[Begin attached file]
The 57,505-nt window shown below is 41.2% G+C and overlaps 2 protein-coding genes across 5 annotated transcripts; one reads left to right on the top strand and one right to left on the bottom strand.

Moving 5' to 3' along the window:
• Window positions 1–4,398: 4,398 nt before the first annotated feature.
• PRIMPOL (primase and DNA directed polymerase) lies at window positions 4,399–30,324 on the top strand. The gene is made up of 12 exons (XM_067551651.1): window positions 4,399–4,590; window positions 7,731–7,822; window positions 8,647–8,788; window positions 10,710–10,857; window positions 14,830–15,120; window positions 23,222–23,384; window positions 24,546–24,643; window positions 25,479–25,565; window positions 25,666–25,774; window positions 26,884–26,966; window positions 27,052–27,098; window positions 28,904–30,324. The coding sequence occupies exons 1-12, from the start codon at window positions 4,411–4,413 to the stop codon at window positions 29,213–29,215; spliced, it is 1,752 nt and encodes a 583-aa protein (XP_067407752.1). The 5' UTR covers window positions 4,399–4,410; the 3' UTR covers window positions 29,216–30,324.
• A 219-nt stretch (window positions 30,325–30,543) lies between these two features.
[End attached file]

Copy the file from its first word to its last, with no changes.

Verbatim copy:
The 57,505-nt window shown below is 41.2% G+C and overlaps 2 protein-coding genes across 5 annotated transcripts; one reads left to right on the top strand and one right to left on the bottom strand.

Moving 5' to 3' along the window:
• Window positions 1–4,398: 4,398 nt before the first annotated feature.
• PRIMPOL (primase and DNA directed polymerase) lies at window positions 4,399–30,324 on the top strand. The gene is made up of 12 exons (XM_067551651.1): window positions 4,399–4,590; window positions 7,731–7,822; window positions 8,647–8,788; window positions 10,710–10,857; window positions 14,830–15,120; window positions 23,222–23,384; window positions 24,546–24,643; window positions 25,479–25,565; window positions 25,666–25,774; window positions 26,884–26,966; window positions 27,052–27,098; window positions 28,904–30,324. The coding sequence occupies exons 1-12, from the start codon at window positions 4,411–4,413 to the stop codon at window positions 29,213–29,215; spliced, it is 1,752 nt and encodes a 583-aa protein (XP_067407752.1). The 5' UTR covers window positions 4,399–4,410; the 3' UTR covers window positions 29,216–30,324.
• A 219-nt stretch (window positions 30,325–30,543) lies between these two features.